Trial, Experiment, Event, Result, Outcome, in Probability

What is a Trial?

Any particular performance of a random experiment is called a trial. Each trial results in one or more outcomes. Experiment/Trial, in the subject of probability, unless otherwise specified, means a Random experiment.

Examples

  1. Tossing 4 coins.
  2. Rolling one or more dice.
  3. Arranging the letters of a word.
  4. Seating 10 children in a row, 6 of whom are boys and the rest girls.
  5. Picking 3 balls from a bag containing 10 balls 4 of which are red and 6 blue.

Trial vs. Experiment

Both trial and experiment mean something that is done in anticipation of a result. Many a times we use the words trial and experiment synonymously.

We sometimes use the two terms together wherein we have to attribute a distinct sense to each of the two terms. In such cases, an experiment is considered a larger entity formed by or involving a number of trails.

Examples

  1. Tossing 4 coins

    Experiment : Tossing 4 Coins.
    Trial : Tossing each coin.

    We can consider the act of tossing each coin as a trial and thus say that there are 4 trials in the experiment of tossing 4 coins.

  2. Picking 3 balls from a bag containing 10 balls

    Experiment : Picking the 3 balls.
    Trial : Picking each ball.

    We can consider the act of picking each ball as a trail and thus say that there are 3 trials in the experiment of picking 3 balls from a bag containing 10 balls.

Event or Outcome

Event

Meaning

  1. Something that results.
  2. A result that is caused by some previous action.

In Probability, the results or outcomes or observations of an experiment are called events.

Representing Events

Events are generally represented by the capital letters of English Alphabets.
  • "A" : The event of getting a head.
  • "M" : The event of throwing an even number on tossing a dice.

It is not a necessity that the alphabets used for naming events are to be considered sequentially. They can be considered in any order. However, taking them in a sequential manner would aid understanding.

Number of possible Events

The number of possible events in relation to an experiment is dependent on both the experiment as well the definition for the event.

Examples

  • Tossing a Coin
    In the experiment of "Tossing a Coin",

    1. if we consider getting a head/or tail as an event,

      There are two possible Events or Outcomes:

      1. Event "A" : Getting a head.
      2. Event "B" : Getting a tail.

  • Throwing a Die/Dice
    In the experiment of throwing a die,

    1. if we consider getting a number on the die/dice as an event,

      There are six possible Events or Outcomes:

      1. Event "A" : The die showing up 1 on its face.
      2. Event "B" : The die showing up 2 on its face.
      3. ...
      4. Event "E" : The die showing up 5 on its face.
      5. Event "F" : The die showing up 6 on its face.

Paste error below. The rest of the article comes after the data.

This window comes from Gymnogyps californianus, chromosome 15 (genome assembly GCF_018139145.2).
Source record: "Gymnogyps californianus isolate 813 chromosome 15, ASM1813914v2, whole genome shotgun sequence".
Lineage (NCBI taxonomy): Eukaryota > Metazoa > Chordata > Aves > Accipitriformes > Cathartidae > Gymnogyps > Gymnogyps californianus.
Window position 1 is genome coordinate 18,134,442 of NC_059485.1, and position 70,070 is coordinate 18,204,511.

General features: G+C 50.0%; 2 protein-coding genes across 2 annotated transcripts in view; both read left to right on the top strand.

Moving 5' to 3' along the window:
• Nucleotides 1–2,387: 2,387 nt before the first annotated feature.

2. if we consider getting an even/odd number on the die/dice as an event,

      There are two possible Events or Outcomes

      1. Event "M" : The die showing up an even number on its face
      2. Event "N" : The die showing up an odd number on its face

    3. the events we consider may be any combination of the possible events in the experiment,

      There are three possible Events or Outcomes

      1. Event "P" : The die showing up a number divisible by 2
      2. Event "Q" : The die showing up 1
      3. Event "R" : The die showing up a non even prime number i.e. 3 or 5

Occurrence of Events

We can enumerate all the possible outcomes/results of a random experiment. When the random experiment is conducted, none or more of the possible events would occur. However,it would not be possible to predict with certainty which of the events would occur in a particular conduct of the experiment.

An Event is what we define it to be

An event is what we define/consider/view it to be. By changing the definitions for the events, the same experiment can be interpreted in a number of different ways.

The number of possible events or outcomes in an experiment are dependent on what we define the event to be.

Examples

In the experiment of throwing a die
  1. If getting a digit is defined as an event, there are six possible events or outcomes.

    1. A - The Event of the die showing up 1 on its face.
    2. B - The Event of the die showing up 2 on its face.
    3. ...
    4. E - The Event of the die showing up 5 on its face.
    5. F - The Event of the die showing up 6 on its face

  2. If getting an even number and getting an odd number are defined to be the events, there are only two possible Events or Outcomes

    1. M - The Event of the die showing up an even number on its face.
    2. N - The Event of the die showing up an odd number on its face.

  3. If getting a number divisible by 2 is an event, getting 1 is another event and getting a non even prime number is another event, then there are three possible Events or Outcomes.

    1. P - The Event of the die showing up a number divisible by 2
    2. Q - The Event of the die showing up 1
    3. R - The Event of the die showing up a non even prime number i.e. 3 or 5

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